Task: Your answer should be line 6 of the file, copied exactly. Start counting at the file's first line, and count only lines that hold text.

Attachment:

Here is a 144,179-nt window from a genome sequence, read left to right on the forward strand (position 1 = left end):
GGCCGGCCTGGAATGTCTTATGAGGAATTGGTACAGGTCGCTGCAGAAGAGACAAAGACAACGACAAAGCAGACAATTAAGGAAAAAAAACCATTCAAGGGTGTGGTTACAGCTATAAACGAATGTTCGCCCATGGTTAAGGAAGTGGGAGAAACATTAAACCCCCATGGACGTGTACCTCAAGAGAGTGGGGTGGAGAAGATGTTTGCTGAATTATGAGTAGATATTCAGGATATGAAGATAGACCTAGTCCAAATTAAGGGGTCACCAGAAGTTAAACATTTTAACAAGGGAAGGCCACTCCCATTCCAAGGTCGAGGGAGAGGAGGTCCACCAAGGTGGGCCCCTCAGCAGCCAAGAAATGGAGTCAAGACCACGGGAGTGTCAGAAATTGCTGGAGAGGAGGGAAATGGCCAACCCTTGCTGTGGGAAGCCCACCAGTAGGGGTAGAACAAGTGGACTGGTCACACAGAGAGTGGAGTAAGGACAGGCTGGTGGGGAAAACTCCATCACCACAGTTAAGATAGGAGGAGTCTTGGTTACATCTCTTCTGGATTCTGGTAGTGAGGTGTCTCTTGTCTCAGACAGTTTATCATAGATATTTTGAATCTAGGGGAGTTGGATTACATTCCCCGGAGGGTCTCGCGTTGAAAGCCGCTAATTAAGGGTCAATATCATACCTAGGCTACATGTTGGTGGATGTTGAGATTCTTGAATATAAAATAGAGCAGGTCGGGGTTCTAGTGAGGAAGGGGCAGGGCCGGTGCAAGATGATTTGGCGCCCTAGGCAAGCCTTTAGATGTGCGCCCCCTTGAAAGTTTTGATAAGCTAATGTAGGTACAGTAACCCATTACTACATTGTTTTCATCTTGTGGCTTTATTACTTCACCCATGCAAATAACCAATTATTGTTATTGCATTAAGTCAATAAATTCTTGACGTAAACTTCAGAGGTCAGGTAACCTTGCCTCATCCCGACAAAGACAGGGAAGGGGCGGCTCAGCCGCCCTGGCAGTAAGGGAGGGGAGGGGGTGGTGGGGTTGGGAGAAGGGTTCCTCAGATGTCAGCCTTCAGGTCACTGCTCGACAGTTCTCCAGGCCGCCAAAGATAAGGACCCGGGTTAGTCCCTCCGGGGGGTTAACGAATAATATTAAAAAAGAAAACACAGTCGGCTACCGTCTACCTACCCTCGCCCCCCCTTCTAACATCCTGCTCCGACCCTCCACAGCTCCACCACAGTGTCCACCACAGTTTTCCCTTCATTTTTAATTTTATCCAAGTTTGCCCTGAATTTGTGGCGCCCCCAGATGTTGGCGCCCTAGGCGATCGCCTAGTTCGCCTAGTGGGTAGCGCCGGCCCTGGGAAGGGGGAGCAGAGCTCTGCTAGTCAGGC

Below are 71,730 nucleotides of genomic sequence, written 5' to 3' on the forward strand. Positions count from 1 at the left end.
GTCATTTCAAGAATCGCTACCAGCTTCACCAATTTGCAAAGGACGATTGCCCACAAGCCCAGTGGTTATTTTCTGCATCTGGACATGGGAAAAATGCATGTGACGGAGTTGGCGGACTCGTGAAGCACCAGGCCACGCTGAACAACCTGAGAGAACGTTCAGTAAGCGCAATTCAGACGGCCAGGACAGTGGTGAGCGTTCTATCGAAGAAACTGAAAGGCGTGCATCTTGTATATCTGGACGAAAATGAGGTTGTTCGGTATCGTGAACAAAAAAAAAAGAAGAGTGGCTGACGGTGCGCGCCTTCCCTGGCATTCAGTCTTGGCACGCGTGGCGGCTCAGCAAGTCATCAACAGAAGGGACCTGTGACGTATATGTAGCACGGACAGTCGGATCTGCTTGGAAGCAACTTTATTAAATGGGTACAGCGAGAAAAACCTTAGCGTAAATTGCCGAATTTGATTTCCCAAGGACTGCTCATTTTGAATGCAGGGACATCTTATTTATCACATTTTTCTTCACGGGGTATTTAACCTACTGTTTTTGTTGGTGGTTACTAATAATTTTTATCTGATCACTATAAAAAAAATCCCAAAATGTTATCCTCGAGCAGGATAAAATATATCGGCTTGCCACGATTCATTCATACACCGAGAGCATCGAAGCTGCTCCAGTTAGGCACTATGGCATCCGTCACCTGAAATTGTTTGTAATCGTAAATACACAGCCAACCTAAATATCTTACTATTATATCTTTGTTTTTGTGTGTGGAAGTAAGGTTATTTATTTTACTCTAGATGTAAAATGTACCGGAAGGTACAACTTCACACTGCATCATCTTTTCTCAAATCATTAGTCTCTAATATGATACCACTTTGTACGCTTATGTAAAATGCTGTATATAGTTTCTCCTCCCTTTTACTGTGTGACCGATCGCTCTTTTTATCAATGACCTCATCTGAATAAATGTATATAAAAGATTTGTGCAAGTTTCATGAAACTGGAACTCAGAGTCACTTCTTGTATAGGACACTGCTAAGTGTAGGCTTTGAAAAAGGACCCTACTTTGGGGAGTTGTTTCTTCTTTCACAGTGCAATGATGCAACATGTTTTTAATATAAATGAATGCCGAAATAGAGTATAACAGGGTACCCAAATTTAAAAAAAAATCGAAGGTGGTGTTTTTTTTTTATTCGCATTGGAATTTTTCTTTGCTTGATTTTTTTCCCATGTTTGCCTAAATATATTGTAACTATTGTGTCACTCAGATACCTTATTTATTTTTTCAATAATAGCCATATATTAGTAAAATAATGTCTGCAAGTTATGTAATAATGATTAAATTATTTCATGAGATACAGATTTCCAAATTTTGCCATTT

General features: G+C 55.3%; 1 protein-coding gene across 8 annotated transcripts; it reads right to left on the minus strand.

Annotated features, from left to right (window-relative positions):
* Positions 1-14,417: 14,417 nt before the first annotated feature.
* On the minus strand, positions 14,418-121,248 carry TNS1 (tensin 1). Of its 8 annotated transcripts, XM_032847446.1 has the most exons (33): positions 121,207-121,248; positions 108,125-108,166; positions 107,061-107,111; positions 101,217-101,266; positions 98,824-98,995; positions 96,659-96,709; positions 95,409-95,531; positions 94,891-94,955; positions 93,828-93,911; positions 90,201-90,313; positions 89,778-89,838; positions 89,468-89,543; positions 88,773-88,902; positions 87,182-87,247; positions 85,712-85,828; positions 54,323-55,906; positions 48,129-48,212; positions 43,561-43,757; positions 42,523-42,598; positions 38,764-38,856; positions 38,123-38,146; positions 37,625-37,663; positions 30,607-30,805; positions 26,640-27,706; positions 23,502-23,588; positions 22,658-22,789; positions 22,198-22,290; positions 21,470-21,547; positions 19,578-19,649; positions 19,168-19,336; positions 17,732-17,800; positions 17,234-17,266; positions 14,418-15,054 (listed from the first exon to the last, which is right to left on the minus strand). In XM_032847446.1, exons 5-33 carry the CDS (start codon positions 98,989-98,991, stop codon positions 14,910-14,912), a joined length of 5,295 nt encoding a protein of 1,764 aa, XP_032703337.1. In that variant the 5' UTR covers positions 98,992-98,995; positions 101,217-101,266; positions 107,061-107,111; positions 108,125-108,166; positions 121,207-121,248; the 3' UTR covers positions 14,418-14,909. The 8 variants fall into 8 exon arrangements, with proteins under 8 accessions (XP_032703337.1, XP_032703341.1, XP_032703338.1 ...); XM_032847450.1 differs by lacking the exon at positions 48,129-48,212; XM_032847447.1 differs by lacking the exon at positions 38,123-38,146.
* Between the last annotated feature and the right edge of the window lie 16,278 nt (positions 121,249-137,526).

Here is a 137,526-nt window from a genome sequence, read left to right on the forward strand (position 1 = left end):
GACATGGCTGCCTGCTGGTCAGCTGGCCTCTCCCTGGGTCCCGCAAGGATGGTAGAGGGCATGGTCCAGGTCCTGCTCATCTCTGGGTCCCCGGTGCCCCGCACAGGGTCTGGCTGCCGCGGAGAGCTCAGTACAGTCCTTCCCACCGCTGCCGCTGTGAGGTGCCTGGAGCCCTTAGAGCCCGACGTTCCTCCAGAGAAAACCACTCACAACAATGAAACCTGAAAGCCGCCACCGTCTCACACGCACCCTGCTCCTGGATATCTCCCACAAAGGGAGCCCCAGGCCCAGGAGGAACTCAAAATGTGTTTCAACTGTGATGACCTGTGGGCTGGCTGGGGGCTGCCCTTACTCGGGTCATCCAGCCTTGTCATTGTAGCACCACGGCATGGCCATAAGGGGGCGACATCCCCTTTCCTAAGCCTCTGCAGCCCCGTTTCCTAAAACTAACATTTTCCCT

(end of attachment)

Annotated features, from left to right (window-relative positions):